Hockey Bids to Aid Australia’s Shift From Mining-Led GrowthJason Scott and Michael Heath
Treasurer Joe Hockey is aiming to spur A$125 billion ($117 billion) in infrastructure projects, support medical research and bolster the education export sector to aid Australia’s transition from mining-led growth.
“The other 90 percent of the economy needs to lift,” Hockey said in an interview yesterday after delivering his first budget for the Liberal-National coalition government. “We’ve got to fire it up. You’ve got to do that whilst having some appropriate level of fiscal consolidation.”
While the main thrust of the budget was aimed at reining in debt and the deficit, Hockey’s re-prioritizing of spending is designed to boost service industries where Australia has proved competitive and tap demand in Asia, the world’s fastest-growing region. Hockey, the son of an immigrant delicatessen owner, has scope to lower deficits as the nation’s central bank has cut interest rates to a record low 2.5 percent to help avoid a growth gap as mining investment falls.
“We’re trying to replace lots of jobs lost out of mining and engineering,” said Stephen Walters, JPMorgan Chase & Co.’s chief economist in Australia. “So we need to develop these high-tech service industries that potentially are quite labor intensive. It’s an innovative strategy. But it’s also a big picture story. Ask me in two years if it’s working.”
Real gross domestic product growth is projected to slow to 2.5 percent in 2014-15, from 2.75 percent in the year to June 30. Growth will pick up to 3 percent in 2015-16 and 3.5 percent in the following two years, according to the budget estimates.
“I’m bullish about the Australian economy but also cautious,” Hockey said. “Cautious in that we’re not going to do anything that undermines growth but bullish about the long-term opportunities in a fast-growing region.”
Hockey, 48, rose from humble beginnings to study at the University of Sydney, where he shared a rugby team with Tony Abbott, now the prime minister. A career in banking and finance law turned to politics and he won the federal seat of North Sydney in 1996, with his first junior ministerial role coming two years later.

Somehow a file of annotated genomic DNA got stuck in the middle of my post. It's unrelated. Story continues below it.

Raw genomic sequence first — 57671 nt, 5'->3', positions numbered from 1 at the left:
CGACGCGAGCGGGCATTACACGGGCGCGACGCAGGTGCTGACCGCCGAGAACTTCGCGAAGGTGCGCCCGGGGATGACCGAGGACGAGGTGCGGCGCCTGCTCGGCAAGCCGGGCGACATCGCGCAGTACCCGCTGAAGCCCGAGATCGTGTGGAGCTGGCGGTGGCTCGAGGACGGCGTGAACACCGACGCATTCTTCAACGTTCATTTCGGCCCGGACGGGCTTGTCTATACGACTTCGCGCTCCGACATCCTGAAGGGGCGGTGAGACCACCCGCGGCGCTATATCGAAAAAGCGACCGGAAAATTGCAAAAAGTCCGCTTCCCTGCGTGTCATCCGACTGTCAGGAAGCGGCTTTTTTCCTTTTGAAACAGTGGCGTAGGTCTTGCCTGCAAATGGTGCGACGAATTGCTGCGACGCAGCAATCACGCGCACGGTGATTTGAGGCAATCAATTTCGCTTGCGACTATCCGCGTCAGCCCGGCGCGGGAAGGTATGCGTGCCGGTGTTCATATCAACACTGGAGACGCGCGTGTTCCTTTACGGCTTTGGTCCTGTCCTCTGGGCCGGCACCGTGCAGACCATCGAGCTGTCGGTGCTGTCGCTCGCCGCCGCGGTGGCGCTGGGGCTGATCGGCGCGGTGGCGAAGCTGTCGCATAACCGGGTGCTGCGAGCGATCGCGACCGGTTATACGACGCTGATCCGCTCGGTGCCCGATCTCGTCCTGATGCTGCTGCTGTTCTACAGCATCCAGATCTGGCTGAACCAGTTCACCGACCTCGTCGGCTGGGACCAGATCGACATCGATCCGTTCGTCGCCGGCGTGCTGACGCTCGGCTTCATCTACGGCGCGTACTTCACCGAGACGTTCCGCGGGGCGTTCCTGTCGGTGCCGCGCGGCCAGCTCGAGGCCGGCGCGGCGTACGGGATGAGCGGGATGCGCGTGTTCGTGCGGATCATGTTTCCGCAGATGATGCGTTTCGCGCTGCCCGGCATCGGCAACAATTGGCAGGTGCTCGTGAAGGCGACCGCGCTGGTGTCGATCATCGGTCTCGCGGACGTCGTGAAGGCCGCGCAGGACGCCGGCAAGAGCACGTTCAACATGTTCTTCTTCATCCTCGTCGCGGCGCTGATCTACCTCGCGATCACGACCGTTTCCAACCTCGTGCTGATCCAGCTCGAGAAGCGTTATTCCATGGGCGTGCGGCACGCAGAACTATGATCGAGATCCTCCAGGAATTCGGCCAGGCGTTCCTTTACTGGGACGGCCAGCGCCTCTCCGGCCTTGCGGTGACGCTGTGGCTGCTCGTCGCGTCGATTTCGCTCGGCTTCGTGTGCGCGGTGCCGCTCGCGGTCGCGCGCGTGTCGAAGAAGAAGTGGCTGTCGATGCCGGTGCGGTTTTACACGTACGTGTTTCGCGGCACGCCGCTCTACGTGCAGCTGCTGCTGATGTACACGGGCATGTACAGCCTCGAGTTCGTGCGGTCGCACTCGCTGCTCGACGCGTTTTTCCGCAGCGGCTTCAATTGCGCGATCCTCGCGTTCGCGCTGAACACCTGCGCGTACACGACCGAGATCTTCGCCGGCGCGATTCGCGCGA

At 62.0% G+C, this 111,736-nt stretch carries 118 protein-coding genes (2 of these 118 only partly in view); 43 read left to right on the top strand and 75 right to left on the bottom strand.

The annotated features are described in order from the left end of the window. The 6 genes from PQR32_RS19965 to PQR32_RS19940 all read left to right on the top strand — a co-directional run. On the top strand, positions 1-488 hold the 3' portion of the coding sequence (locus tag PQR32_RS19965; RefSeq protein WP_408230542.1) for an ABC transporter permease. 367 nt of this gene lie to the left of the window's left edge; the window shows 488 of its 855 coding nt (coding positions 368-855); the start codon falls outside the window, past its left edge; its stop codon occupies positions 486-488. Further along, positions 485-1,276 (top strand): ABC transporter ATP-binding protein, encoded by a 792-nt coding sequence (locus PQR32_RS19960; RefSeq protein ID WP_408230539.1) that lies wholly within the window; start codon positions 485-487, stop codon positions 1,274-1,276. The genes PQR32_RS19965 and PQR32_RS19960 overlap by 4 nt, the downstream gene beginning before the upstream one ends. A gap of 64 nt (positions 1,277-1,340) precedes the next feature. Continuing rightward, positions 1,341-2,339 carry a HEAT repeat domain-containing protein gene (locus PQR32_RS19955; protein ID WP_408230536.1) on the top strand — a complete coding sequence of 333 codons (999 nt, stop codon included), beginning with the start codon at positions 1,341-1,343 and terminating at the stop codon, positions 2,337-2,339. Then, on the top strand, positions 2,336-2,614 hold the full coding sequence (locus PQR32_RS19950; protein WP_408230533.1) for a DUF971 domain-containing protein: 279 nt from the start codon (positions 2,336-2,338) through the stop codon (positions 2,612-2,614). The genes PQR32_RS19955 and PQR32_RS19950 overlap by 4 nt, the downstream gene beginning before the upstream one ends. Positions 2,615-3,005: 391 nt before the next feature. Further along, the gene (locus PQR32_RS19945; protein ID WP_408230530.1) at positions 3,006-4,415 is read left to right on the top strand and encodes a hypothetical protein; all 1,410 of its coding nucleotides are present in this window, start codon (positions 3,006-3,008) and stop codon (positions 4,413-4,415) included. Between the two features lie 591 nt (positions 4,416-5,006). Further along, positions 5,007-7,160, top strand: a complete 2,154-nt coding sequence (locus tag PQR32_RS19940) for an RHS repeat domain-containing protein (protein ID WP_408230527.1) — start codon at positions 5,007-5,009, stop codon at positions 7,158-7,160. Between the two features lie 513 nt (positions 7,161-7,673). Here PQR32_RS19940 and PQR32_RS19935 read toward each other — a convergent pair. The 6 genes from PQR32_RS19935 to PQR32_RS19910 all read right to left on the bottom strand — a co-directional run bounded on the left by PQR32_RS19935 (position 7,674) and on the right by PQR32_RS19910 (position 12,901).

In his maiden speech to parliament, Hockey said he wanted to help build “equality of opportunity for all our citizens.” That was reflected in yesterday’s budget address, when he said he was aiming to create an “age of opportunity.”
The government plans an A$11.6 billion infrastructure growth package to help boost total federal, state and private-sector investment to A$125 billion by 2020. It committed A$5 billion to provide incentives over five years to states and territories to sell assets and reinvest the proceeds in infrastructure.
“It is a massive investment in new infrastructure,” Hockey said. “We’re focusing on the structural issues to build a stronger and more vibrant economy.”
Hockey flagged the sale of Australian Hearing, which provides aural aid including more than 150,000 hearing devices a year; Defence Housing Australia, which provides housing services for military personnel; the Royal Australian Mint and the registry services of the nation’s securities regulator. The proceeds of privatizations will be reinvested into the asset recycling fund for new projects.
The Medical Research Future Fund will aim to boost one of the economy’s better-performing industries at a time of retrenchment in manufacturing as well the slowdown in mining investment. Savings from health reforms and A$5 of each A$7 patient contribution for doctor visits will be reinvested in the fund until it reaches A$20 billion, the budget papers show.
Companies are shuttering plants in industries such as auto making as a mining boom drove the value of the local currency to above $1.10 in July 2011, the highest level in the 30 years since exchange controls were dropped. While the currency has since depreciated to about 93 U.S. cents, it’s still higher than at any point in the 18 years to 2007.
“You’ve just got to cope with it and get on with the job,” Hockey said of the currency’s level. On the RBA’s policy setting, he said the central bank “forms its own opinions and we have to work with where they head.”
Echoing the past coalition government, Abbott is betting a firmer fiscal footing will help win over voters in time for elections due to be called by 2016. The budget showed the government had broken election promises, Shadow Finance Minister Tony Burke said today.
“They’ve manufactured a crisis, then used that argument to be able to simply implement a whole lot of cuts,” Burke said in an interview with Bloomberg Television in Canberra. “The claim that Australia is anything other than an international success story just doesn’t stack up.”
The government is keeping faith with voters through the budget, Finance Minister Mathias Cormann said today.
“This will impact on everyone across Australia,” Cormann said in a Bloomberg TV interview in Canberra. “We are asking every Australian to contribute to the task of putting our country, putting our budget, back on track.”
Hockey also defended the budget, which will see 16,500 civil servants lose their jobs as he pushes toward a smaller government.
“Ultimately, the smaller the public sector, the bigger the private sector,” Hockey said. “As long as you lift the tide, all boats will rise.”